During a recent editorial board meeting with The Blade, Lucas County Auditor and mayoral candidate Anita Lopez said that the most important thing a mayor can do is “create an environment that is business-friendly.”
“We cannot have businesses locate to the city of Toledo and find out that they purchased the property and they now are going to have to pay $50,000 in a past due water bill, like the Yoder company did on North Detroit,” she continued.
But Blade reporter Ignazio Messina did some fact checking and found out that story is 14 years old.
That means that it cannot be fairly laid at the door of Mayor Mike Bell.
In 1999 John Yoder, now dead, bought a 750,000-square foot property without a lawyer and without a title search or a lien search. He also did not check the water bill, which was $50,000, and which he later negotiated down.
Ms. Lopez said she mistakenly thought her example was more recent. But that’s kind of a big whoops, because she was using the story as an indictment of the Bell Administration.
Politicians don’t usually apologize, especially to each other, but Ms. Lopez may owe the mayor a “my bad” and “the next pizza’s on me.”
At the same time, Ms. Lopez takes credit for getting the Bell administration to re-evaluate the practice of making new owners responsible for the water bills of previous owners.
But that’s also debatable.
In June, 2010, Mr. Bell said that his administration would cut back on the practice.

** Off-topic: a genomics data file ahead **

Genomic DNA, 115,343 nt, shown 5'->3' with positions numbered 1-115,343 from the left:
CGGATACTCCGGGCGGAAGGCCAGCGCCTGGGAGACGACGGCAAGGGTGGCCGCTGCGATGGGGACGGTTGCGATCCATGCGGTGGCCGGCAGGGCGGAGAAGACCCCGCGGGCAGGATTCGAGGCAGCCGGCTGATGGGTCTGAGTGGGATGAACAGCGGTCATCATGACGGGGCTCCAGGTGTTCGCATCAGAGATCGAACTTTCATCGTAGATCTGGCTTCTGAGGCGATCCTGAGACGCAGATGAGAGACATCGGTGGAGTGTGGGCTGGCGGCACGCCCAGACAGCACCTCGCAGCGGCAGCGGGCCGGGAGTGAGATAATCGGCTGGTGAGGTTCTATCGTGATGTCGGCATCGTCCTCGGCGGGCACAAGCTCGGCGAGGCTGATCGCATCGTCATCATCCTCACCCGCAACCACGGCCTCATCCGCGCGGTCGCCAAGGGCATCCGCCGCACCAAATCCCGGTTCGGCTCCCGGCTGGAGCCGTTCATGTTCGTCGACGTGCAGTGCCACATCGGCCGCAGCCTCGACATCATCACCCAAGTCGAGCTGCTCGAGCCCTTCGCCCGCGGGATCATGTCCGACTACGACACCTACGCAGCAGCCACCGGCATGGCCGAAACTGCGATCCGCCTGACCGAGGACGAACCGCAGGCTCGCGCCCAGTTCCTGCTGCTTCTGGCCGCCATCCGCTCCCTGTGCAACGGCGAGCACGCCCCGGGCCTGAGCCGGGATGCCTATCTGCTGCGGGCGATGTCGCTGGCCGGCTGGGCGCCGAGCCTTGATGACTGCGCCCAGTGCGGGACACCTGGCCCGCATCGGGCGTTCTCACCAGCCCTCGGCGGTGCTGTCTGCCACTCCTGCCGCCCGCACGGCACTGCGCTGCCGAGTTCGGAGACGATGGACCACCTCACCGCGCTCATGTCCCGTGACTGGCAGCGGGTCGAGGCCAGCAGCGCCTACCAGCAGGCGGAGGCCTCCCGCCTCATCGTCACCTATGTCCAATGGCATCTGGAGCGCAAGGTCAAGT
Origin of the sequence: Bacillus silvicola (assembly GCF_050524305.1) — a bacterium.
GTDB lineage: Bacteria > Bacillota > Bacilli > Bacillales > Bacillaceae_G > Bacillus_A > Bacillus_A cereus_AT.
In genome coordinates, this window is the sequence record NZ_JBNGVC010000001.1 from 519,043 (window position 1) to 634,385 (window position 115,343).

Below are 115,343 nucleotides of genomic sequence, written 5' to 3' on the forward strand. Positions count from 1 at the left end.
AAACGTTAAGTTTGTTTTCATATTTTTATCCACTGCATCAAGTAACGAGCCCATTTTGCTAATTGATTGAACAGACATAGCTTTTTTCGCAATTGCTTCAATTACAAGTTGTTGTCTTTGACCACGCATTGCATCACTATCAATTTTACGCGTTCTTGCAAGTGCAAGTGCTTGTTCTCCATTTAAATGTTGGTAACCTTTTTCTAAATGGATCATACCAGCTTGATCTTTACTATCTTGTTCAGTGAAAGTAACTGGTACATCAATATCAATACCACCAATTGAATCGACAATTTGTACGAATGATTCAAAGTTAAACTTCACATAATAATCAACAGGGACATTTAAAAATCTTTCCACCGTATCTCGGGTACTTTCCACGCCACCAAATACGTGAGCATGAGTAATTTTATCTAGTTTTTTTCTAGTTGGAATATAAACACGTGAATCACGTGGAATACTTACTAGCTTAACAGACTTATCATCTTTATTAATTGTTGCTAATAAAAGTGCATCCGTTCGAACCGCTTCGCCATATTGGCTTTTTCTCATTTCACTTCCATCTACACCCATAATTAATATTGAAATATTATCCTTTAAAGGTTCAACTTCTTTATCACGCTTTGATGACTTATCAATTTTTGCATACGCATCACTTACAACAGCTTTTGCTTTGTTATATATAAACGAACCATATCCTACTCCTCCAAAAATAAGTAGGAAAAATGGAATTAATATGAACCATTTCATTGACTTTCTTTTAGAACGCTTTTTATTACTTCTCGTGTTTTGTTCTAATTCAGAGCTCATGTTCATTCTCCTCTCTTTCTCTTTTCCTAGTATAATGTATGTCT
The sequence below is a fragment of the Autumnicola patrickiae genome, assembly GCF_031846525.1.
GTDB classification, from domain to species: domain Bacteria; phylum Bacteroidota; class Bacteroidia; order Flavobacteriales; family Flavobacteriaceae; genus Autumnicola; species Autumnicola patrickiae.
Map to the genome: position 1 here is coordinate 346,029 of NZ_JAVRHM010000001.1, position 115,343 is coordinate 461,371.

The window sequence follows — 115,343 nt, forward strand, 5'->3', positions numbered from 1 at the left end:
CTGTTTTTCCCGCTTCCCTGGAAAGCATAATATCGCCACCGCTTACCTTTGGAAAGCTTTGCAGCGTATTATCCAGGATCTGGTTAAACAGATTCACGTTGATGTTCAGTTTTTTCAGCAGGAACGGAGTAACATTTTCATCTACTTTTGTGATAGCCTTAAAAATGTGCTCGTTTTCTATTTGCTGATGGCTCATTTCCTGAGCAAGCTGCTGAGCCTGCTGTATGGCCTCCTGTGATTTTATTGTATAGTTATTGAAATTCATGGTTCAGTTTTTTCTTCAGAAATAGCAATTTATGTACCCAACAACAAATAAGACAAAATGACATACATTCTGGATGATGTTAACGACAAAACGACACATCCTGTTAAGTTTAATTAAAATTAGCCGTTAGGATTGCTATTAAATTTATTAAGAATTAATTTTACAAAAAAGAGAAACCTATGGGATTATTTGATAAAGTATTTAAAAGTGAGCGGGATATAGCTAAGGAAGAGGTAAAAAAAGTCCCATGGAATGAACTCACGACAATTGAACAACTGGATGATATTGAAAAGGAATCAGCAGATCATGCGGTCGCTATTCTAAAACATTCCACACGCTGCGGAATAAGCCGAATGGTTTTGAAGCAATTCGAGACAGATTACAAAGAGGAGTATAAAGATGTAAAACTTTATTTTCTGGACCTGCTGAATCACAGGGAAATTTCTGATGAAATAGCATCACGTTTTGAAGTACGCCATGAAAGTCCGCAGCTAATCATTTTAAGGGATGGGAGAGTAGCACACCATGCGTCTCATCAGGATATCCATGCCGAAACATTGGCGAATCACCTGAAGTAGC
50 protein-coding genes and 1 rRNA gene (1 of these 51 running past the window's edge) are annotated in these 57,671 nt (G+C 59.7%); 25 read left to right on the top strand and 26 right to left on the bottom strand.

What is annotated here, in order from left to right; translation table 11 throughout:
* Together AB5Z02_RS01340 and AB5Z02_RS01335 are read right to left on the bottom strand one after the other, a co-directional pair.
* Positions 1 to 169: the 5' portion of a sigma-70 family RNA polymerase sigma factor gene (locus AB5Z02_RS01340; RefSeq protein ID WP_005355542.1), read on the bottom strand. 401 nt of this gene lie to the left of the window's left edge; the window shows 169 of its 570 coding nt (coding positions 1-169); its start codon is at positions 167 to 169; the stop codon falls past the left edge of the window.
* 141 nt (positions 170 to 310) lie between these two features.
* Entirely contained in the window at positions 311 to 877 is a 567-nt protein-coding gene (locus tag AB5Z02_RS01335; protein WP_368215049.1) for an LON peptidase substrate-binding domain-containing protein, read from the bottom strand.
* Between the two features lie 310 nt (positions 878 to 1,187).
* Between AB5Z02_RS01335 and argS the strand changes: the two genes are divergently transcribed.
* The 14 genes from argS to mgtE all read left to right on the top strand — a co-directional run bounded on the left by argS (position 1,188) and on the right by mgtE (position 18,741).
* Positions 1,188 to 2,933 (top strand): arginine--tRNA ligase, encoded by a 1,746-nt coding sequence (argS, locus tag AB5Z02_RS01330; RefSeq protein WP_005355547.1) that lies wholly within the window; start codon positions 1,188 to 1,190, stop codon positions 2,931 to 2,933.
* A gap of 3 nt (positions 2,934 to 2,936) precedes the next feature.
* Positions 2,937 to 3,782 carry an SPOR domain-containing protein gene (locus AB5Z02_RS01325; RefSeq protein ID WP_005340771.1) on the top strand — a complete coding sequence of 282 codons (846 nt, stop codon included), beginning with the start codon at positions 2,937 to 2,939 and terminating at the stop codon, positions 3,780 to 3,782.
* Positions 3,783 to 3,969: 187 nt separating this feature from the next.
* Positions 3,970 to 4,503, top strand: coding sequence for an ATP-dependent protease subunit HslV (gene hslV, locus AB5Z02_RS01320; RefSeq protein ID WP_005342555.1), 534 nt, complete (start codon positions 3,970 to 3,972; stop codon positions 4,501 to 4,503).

“They were putting liens and still trying to collect two or three years ago. They just changed that two years ago,” Ms. Lopez told Mr. Messina.
Wait a minute: The city isn’t doing this any more?
In that case, what are we talking about?
Ms. Lopez added: “The practice was what I was referring to. That had a chilling effect on business. ... The only reason he stopped it was because I brought it to his attention ...”
Mr. Bell said he inherited the policy and changed it.
And then Mr. Bell engaged in his own spin to Mr. Messina: “If I am bad for business then why have we increased the amount of people working in Toledo by 6,300 people ... If I was that bad for business, why would we be $20 million ahead in tax revenue from where we were in 2010?”
Hyperbole, pseudo facts, and plain old misstatements make both these candidates look childish and, more important, their blather obscures the issues.
If the issue is attracting business, five things attract business: A prudent tax structure, good schools, high quality of life (low crime, arts, and entertainment), a skilled work force, and a coordinated economic development plan.
A mayor can do something fast about quality of life and economic development policy. But this mayor has shown little interest in quality of life and his economic development policy has been scattershot.
Still, it is hard to think Ms. Lopez would do better since she cannot get her own talking points straight.
Indeed, fact-checking Ms. Lopez is an aerobic activity.
Back to the question: Is this candidate of admirable energy, self-discipline, and ambition Margaret Thatcher or Sarah Palin? Just saying stuff, stuff to fill the air, stuff that doesn’t add up, is Palinesque.